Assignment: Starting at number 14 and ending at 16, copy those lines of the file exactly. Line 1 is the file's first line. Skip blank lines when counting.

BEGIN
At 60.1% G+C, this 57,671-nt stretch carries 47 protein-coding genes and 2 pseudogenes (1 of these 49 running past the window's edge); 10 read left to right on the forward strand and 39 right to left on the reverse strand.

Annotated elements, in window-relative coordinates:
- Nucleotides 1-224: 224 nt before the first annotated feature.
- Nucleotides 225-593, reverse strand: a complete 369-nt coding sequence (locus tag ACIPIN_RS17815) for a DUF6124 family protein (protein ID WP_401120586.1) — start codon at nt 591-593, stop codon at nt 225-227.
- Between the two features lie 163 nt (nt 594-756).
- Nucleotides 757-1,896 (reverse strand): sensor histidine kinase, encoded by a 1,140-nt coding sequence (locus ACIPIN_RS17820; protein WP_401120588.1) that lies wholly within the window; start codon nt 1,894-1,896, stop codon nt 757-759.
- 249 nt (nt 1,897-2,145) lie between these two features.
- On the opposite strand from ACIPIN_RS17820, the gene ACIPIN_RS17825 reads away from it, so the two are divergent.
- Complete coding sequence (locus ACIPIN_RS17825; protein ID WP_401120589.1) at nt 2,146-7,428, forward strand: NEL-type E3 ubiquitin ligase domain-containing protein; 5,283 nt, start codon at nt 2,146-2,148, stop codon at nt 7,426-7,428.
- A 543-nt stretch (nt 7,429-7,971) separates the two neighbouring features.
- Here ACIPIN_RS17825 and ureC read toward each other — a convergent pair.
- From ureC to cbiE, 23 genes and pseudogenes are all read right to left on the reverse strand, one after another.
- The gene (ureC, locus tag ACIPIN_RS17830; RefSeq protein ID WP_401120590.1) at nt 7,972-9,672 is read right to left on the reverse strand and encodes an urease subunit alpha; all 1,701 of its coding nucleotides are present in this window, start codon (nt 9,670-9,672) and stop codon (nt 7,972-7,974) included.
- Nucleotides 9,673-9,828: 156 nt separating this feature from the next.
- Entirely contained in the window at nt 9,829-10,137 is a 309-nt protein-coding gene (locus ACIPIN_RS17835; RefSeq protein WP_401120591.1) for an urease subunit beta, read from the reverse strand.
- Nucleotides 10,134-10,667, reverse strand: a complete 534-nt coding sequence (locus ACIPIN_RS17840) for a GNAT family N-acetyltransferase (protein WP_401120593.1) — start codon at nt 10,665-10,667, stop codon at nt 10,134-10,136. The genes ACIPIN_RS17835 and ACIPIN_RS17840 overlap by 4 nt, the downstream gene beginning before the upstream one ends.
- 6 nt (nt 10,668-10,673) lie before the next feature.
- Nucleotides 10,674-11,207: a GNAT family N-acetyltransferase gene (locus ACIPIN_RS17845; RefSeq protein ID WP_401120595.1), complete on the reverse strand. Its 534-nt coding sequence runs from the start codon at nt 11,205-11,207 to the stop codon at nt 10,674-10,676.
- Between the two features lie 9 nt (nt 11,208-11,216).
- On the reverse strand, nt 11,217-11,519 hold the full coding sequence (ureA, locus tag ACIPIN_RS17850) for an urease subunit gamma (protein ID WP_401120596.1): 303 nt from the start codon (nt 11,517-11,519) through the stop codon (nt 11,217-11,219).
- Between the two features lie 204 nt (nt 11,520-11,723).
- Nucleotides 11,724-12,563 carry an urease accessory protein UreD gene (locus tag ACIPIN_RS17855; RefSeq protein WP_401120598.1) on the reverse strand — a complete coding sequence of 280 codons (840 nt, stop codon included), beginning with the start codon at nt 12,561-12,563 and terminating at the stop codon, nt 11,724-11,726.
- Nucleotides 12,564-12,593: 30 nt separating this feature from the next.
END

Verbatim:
- Nucleotides 9,673-9,828: 156 nt separating this feature from the next.
- Entirely contained in the window at nt 9,829-10,137 is a 309-nt protein-coding gene (locus ACIPIN_RS17835; RefSeq protein WP_401120591.1) for an urease subunit beta, read from the reverse strand.
- Nucleotides 10,134-10,667, reverse strand: a complete 534-nt coding sequence (locus ACIPIN_RS17840) for a GNAT family N-acetyltransferase (protein WP_401120593.1) — start codon at nt 10,665-10,667, stop codon at nt 10,134-10,136. The genes ACIPIN_RS17835 and ACIPIN_RS17840 overlap by 4 nt, the downstream gene beginning before the upstream one ends.